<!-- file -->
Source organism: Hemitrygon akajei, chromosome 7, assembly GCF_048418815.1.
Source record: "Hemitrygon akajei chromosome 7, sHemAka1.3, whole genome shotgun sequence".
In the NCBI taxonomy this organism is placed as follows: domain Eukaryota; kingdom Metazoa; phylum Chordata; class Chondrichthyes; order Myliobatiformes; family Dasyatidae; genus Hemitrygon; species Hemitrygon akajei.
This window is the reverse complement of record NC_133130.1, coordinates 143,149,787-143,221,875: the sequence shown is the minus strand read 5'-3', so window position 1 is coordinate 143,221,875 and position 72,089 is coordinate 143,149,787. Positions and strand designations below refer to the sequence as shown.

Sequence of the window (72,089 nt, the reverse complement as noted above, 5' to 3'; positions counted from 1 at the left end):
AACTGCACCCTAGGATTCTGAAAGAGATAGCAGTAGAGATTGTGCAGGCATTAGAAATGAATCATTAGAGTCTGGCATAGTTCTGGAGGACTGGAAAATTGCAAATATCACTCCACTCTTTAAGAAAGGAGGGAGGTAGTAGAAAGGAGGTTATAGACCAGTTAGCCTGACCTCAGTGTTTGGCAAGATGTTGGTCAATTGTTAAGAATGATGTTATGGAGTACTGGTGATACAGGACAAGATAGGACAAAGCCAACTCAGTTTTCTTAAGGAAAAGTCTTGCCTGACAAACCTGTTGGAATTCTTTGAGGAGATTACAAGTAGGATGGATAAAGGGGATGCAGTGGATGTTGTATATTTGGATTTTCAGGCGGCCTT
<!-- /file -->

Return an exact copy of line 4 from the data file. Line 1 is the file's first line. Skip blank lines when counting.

This window is the reverse complement of record NC_133130.1, coordinates 143,149,787-143,221,875: the sequence shown is the minus strand read 5'-3', so window position 1 is coordinate 143,221,875 and position 72,089 is coordinate 143,149,787. Positions and strand designations below refer to the sequence as shown.